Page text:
I have just finished my fifteenth challenge on my 40 Before 40 list – to have something that I have written published. I can now officially call myself a published author!

Unfortunately, I am not publishing my debut novel (but I hope that will be coming soon) but a book of travel tips. I found the job online through a freelancing website and applied for it. It took me a lot longer than I thought it would to research and format the book but I finally handed it in last weekend. I got confirmation that the book has been accepted and will be published early this week.

I will get paid for the book, when it is released on Amazon in the next month or so. The amount of money won’t break the bank and that wasn’t the main motivation for doing it but it is a nice bonus.

Up until now, I have resisted marking this challenge as completed because I have had work published on other blogs, for example, but I have never been paid or rewarded in any way. I think part of being a published writer is that you get money for the work you have done.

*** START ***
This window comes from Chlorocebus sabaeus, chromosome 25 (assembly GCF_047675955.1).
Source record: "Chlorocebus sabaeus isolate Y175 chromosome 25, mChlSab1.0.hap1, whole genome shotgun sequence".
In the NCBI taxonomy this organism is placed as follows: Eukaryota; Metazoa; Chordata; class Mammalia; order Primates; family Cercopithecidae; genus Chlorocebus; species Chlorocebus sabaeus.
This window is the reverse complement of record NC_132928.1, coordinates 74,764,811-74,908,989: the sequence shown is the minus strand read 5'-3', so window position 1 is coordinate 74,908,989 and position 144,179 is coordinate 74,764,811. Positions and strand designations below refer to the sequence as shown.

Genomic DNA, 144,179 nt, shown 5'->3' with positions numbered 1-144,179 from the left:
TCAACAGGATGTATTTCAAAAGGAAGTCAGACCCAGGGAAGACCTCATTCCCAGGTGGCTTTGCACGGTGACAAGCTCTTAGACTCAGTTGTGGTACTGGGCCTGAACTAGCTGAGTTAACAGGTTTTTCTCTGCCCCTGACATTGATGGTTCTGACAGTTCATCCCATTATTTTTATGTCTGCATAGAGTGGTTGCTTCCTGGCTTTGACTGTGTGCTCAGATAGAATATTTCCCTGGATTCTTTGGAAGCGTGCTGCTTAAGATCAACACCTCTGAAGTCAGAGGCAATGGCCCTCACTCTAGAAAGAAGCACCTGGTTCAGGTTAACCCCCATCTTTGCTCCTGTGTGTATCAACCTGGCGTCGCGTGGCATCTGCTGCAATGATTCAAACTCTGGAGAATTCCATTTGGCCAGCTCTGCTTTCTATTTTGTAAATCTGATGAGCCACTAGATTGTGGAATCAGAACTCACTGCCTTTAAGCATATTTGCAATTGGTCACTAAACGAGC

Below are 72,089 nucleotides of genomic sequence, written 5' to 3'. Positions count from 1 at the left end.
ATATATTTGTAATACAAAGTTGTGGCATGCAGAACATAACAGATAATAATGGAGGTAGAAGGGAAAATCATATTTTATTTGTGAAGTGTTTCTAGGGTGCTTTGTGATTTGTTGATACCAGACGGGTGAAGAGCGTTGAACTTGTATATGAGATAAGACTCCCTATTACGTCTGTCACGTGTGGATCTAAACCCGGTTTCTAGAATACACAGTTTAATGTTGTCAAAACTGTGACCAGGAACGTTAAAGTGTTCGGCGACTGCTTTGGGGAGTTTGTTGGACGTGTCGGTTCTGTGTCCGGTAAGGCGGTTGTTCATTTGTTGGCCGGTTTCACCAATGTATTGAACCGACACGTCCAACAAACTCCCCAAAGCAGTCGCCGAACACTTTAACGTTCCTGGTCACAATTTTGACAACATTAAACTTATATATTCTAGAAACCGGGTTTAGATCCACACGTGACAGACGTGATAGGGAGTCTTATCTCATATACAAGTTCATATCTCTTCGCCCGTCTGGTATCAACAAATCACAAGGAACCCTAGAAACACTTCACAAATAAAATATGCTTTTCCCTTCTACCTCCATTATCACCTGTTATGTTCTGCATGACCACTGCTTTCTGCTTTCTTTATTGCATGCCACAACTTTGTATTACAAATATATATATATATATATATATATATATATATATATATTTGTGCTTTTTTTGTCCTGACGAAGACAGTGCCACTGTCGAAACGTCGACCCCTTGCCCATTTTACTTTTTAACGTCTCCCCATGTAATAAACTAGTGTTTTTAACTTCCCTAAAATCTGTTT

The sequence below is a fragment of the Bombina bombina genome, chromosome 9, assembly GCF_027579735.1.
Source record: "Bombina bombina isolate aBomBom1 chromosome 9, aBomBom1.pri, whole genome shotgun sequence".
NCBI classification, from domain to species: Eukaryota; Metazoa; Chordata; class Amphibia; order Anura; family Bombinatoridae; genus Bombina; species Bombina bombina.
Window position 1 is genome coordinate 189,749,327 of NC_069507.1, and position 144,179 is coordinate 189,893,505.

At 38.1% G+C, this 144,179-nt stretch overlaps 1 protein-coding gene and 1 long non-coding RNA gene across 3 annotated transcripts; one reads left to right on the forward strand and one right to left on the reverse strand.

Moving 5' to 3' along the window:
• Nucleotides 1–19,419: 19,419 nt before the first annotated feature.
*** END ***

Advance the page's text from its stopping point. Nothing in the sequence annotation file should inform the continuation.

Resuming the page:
It was interesting to take on a project like this because:

a) this type of writing was something completely new to me. I had a brief from the client that I needed to fulfil and a deadline when I had to submit by. A lot of the writing that I have done up until now has only been for me and, therefore, I haven’t had a hard deadline or a list of requirements to fulfil;

b) I was able to appreciate how much time and effort that goes into the researching, writing and editing process. These processes are very different from one another so you have to use different skills or learn them quite quickly;

c) my biggest problem with writing, whether it be fiction or non-fiction, is that I find it hard to finish anything. I happily start writing about something but it soon goes downhill as I start thinking that what I’m writing makes no sense, isn’t good or both. I did want to stop this assignment. I was under no contractual obligation to complete it but I decided to push through and finally finish something. I am so glad that I did. I felt so satisfied that I had successfully completed the assignment. Plus, at the point in time when I thought about quitting I was about 75% of my way through. If I had’ve quit, it would’ve been a huge waste of effort.